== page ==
The action of solar ultraviolet radiation on the minerals on the Martian surface has led to the formation of perchlorates and other highly reactive chemicals not present on Earth. These are toxic to Earthly life forms, but a good source of energy for any living creatures evolved to use them. On Earth there are creatures living in environments too extreme for most living things. We cannot jump to conclusions about Mars; we need to go and look.

Venus is becoming more visible in the after-sunset glow, as a bright, starlike object. In the early hours Jupiter lies in the southern sky with Mars and Saturn to its left. Saturn is a golden colour and Mars is reddish. The moon will be new on April 15.

Ken Tapping is an astronomer with the National Research Council’s Dominion Radio Astrophysical Observatory, Penticton.

Just Posted

Logging show moves to Kamloops

Arena construction in Vernon forces ILA Conference to move

Finessing the left hand turn in Vernon

LETTER: Vernon resident observes the “rules of the road”

Love of records enduring for Kelowna vinyl fan

John Gowland’s record collection dates back to 1950s

Robot caretakers could be in your future

Interior Health CEO says AI will revolutionalize medical care

Public invited to scholarship showcase

School District 22 scholarship showcase April 26-27

Your April 20 Morning Brief

What’s making headlines in the Okanagan and Shuswap

How to keep local news visible in your Facebook feed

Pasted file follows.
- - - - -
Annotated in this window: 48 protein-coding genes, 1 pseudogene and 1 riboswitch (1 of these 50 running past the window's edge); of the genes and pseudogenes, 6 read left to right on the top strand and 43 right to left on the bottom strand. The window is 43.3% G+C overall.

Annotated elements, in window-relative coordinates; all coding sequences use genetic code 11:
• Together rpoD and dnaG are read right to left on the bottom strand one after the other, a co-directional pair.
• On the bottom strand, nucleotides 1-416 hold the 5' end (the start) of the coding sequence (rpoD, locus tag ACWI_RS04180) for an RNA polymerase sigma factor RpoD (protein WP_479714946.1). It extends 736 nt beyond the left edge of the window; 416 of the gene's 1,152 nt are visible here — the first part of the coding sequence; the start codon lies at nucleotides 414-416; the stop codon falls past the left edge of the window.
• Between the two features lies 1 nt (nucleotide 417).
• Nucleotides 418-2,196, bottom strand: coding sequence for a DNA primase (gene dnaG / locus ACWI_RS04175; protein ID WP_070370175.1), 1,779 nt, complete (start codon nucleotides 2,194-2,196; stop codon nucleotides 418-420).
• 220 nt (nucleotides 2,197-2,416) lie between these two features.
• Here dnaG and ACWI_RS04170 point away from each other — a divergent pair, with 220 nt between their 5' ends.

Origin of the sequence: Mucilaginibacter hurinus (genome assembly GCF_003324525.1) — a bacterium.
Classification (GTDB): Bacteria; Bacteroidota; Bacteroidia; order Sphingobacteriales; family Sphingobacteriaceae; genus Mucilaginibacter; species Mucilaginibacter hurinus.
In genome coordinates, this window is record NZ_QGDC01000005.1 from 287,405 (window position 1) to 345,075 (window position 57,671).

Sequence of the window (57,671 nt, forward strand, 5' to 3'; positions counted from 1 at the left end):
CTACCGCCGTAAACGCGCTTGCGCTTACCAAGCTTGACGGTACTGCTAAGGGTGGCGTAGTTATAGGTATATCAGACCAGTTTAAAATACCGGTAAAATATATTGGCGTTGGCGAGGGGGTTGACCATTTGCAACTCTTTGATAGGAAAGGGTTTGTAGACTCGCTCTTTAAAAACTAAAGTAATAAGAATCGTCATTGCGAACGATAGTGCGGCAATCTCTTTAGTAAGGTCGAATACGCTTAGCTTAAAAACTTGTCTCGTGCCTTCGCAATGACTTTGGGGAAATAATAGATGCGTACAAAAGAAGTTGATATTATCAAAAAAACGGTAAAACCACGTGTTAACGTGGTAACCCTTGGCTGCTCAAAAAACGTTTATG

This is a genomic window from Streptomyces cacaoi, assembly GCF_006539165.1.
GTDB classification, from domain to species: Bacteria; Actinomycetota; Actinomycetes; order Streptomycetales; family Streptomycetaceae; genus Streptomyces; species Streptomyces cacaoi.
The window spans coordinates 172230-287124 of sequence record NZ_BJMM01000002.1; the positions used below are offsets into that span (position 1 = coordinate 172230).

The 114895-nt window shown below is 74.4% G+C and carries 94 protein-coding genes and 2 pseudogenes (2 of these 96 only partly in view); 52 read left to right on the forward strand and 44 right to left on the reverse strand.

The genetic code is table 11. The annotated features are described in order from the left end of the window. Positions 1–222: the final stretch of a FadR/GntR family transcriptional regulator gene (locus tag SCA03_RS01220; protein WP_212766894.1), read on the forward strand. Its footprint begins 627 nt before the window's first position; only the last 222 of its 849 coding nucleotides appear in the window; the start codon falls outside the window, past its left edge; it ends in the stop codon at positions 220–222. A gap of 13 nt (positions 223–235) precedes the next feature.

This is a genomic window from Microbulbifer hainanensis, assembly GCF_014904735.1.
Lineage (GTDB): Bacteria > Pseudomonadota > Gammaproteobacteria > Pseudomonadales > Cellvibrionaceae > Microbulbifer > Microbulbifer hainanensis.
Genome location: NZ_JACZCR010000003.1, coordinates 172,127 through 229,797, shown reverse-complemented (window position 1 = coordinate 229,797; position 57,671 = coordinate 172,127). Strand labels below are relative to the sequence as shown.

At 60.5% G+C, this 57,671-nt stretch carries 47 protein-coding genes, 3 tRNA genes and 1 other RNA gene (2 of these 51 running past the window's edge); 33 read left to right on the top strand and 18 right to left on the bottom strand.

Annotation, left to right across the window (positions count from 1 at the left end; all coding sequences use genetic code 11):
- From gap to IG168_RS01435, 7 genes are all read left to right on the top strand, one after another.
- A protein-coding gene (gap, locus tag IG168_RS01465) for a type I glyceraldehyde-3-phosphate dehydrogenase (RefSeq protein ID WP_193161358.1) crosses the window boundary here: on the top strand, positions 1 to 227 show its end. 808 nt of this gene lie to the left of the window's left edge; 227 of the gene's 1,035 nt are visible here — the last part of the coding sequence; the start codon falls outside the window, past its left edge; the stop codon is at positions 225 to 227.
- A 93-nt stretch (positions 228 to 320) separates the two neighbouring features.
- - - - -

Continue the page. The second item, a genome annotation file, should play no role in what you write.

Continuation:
Facebook has changed the news feed to emphasize personal connections. You might see less news.

Cars lined up in Vernon as gas hits 109.9

Gas wars continue with prices as low as $109.9 in North Okanagan

Trudeau ends 3-country tour with global reputation, alliances intact

Prime Minister Justin Trudeau finds footing on the world stage after China and India controversies

Province’s $6.5M will help women escape violence, Public Safety Minister announces

Mike Farnworth made the funding announcement in Surrey Friday morning

Trial for gangland slaying of Jonathan Bacon takes a turn

Charges for three men charged in the 2011 murder of B.C. gangster Jonathan Bacon have changed

Leafs’ Matthews has top-selling jersey, edging Crosby, McDavid: NHL

Austin Matthews jersey sales top Pittsburgh Penguins’ Sidney Crosby, Edmonton Oilers’ Connor McDavid

West Vancouver police hunt for Grinder scam artist

Christian Michael Lee Richardson charged with fraud in relation to scam involving the dating app

Victims grant may miss needy parents due to eligibility rules: report

Only 29 of 50 applicants between 2013 and 2017 received the grant across Canada, a federal report says

Most Read